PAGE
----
Virus among us
Talk about a moral dilemma! The Lambda Players’ Catch is a simply staged show that’s provocative in multiple, deliberate ways. First we meet Tom. A middle-aged gay man emerging from a decade-long relationship, he feels like he’s stepping out of a time warp.
Tom enters a star-crossed relationship with Bob, a younger man who’s had sex, recently, with many guys. Bob says he’ll give up that lifestyle to settle down with Tom. They go for an HIV test, and they’re shocked when one tests positive. Soon, the “clean” member of this couple announces a plan to deliberately acquire the AIDS virus, so that they can continue together as equals. His underlying assumption is that with modern meds, you can live with HIV pretty much indefinitely, right?
But nothing is that simple. Tom, being older, has searing memories of friends dying of ghastly AIDS complications during the 1980s. A scene in which a newly positive character is prescribed a cornucopia of pharmaceuticals, arrayed on a tabletop for dramatic effect, is unsettling.
Catch is also uncommonly frank in terms of nudity and explicit (gay) sexual situations. So, let’s cut to the inevitable questions: Is this action essential to the story, or is it a come-on?
The answer is “yes” and “yes.” Catch contains the kind of after-the-act conversations many of us have had in intimate situations at some point. (“Weren’t you wearing a condom? I thought I felt …” “Uh, it broke.” “Well, you’re clean?” “I … think so.”) Likewise, the conversation with a friend who’s just tested positive for HIV. There’s something refreshingly honest about finding these situations, which happen in real life, represented onstage.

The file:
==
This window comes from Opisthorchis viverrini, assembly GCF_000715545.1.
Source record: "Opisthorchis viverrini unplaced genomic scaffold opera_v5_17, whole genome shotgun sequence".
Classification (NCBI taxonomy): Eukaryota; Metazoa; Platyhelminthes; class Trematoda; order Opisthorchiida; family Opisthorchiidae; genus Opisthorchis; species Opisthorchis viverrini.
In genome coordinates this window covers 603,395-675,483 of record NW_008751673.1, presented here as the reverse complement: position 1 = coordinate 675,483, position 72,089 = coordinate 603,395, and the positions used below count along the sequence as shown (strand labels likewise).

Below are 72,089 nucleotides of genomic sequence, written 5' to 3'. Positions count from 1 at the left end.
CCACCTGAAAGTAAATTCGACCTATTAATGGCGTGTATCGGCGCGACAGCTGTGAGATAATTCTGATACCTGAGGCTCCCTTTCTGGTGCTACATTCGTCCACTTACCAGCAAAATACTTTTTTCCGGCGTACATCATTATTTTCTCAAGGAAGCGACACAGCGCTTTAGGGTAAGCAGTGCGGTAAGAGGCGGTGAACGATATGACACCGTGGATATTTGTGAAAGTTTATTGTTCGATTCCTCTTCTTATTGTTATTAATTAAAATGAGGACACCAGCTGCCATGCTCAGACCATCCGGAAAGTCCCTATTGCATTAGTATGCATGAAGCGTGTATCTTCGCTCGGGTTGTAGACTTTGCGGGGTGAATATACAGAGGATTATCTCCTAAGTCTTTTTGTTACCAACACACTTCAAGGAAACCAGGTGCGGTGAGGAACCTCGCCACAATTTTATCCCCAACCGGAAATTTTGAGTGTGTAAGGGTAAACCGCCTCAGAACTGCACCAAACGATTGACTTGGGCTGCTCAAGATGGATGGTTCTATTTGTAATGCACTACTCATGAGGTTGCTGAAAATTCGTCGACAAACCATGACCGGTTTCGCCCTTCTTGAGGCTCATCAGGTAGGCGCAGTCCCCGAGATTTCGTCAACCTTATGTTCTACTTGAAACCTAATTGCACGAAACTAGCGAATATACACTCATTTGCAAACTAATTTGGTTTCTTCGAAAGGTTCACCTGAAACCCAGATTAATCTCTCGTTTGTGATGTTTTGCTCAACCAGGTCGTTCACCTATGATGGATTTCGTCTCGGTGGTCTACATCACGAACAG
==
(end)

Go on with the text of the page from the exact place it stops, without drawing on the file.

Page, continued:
Lambda also wants us to know, in advance, that it’s tweaking taboos. Catch is promoted as “controversial.” Ticket buyers (who must be 18 or older) are advised of “abundant nudity,” which is both a fair warning and something of an advertisement. But we’ll let Lambda have things both ways, for now.
Arlon Carlson is solid as Tom, speaking slowly and with deep conviction when he warns that HIV is plain bad news, no matter what modern medicine can do. David Shorey is steady as Bob, who initially underestimates what the virus means. Daryl Clark plays promiscuous Trey, barely 21. Troy Masters plays Butch, a character who’s HIV-positive and remains sexually active. Director Brian Judd steers them all through bedroom situations, difficult conversations and plainspoken monologues with aplomb.